PERU – Before there was rap, rock, punk or folk music, before swing and big band tunes made their appearance on the American musical landscape, there was jazz.
Old-time, toe-tapping, loose, swanky Dixieland jazz.
It’s been more than a century since one of America’s most iconic music styles boiled up from the hot, humid bayou of New Orleans, but since then it’s slowly faded away and nearly disappeared.
But not in Peru, thanks to a band called the Swampwater Stompers.
For the last 20 years, a group of local musicians has kept traditional Dixieland jazz alive, and they have made a name for themselves in the process.
“There are very, very few groups who are dedicated to this kind of music,” said Jason Gornto, who plays piano in the band. “People play it, but there are very few actual Dixieland bands anymore. We’re preserving traditional jazz and sharing it with as many people as we can.”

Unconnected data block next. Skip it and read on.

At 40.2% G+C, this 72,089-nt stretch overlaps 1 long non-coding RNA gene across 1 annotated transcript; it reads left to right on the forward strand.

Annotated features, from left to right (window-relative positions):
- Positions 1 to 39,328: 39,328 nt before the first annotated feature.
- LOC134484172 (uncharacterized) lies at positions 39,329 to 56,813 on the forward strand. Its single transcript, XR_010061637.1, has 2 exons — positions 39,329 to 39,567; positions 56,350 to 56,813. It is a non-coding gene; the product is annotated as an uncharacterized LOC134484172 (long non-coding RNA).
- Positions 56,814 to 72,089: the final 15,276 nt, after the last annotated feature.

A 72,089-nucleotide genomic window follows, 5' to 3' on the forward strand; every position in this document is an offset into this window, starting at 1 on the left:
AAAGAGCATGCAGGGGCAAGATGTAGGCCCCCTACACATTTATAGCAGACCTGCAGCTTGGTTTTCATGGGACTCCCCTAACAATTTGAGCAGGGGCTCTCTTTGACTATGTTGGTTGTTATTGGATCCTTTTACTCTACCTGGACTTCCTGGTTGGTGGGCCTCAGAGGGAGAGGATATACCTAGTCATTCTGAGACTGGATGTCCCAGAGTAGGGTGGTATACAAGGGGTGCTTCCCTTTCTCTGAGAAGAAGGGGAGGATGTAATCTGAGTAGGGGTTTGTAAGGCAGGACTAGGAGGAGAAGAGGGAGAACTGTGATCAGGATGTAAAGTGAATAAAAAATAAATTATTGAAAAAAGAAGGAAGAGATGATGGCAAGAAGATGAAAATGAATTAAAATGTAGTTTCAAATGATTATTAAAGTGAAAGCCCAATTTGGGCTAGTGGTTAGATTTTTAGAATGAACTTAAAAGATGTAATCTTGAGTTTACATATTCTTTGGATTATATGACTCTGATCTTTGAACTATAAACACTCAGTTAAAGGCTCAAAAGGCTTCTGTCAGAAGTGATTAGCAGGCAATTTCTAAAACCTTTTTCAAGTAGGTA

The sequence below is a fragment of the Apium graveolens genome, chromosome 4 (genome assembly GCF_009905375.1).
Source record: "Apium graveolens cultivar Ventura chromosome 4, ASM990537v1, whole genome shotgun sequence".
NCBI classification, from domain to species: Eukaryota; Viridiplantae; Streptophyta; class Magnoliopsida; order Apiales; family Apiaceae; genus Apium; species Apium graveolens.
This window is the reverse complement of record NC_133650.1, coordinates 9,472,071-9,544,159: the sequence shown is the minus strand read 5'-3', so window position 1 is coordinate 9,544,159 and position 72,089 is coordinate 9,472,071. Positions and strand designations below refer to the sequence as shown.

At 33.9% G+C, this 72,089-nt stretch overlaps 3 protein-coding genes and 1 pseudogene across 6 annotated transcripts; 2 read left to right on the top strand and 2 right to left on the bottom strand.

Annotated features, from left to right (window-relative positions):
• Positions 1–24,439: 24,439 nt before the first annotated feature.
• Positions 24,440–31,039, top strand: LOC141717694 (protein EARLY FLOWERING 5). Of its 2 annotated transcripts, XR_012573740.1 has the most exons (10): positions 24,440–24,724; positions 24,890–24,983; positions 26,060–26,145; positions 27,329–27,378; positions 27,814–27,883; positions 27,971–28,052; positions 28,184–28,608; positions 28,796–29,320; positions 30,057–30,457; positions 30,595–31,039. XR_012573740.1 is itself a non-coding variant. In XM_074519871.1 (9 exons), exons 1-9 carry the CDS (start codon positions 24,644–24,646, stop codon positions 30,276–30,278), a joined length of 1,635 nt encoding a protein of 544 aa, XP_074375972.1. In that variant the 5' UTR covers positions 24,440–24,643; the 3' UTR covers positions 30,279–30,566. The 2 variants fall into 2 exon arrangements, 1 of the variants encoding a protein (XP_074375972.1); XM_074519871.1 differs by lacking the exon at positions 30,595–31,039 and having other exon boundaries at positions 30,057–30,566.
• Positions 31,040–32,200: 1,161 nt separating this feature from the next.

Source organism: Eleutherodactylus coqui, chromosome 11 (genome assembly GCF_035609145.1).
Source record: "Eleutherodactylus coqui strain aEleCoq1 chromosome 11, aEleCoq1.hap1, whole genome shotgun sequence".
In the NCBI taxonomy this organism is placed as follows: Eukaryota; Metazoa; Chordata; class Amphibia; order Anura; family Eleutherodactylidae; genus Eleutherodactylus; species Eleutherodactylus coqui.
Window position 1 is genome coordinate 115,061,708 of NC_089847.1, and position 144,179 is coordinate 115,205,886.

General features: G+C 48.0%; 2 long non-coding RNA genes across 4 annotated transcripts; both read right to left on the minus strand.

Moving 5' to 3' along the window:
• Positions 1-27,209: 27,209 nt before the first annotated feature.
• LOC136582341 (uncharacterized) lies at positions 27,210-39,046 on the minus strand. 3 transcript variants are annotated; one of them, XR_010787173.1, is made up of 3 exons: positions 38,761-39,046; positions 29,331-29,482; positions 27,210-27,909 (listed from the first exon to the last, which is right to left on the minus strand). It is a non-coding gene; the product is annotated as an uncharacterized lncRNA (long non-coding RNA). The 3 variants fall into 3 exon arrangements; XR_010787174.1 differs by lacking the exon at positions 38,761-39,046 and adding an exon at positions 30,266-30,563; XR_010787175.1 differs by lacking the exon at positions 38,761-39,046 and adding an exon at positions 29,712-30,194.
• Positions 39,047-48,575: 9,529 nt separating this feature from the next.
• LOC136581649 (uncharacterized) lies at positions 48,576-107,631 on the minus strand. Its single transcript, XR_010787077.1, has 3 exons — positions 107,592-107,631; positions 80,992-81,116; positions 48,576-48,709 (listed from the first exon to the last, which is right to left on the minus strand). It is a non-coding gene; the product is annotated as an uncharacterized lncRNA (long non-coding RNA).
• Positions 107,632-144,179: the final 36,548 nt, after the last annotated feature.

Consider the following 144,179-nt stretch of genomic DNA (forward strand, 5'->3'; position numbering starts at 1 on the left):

That was the case earlier this month when the group played a three-hour show in Peru to celebrate its 20th anniversary. Friends, family and old band members packed into a local club to swing along with classic Dixieland tunes like “Basin Street Blues” and “When the Saints Go Marching In.”
Different band members playing trumpets, trombones and clarinets slipped, slid and wailed, passing around the melody of the tunes. Banjo players clunked out rhythmic chords along with the drums. A large, silver tuba thumped out the bass like a swaggering elephant.
During most of the show, the group stuck with the traditional seven-piece band setup of Dixieland jazz ensembles, but here and there past band members would double up on an instrument for a double dose of swing.
The Swampwater Stompers preserve a dying style of American music, but band founder Dan Roberts said preservation wasn’t his main goal when he formed the group in 1993.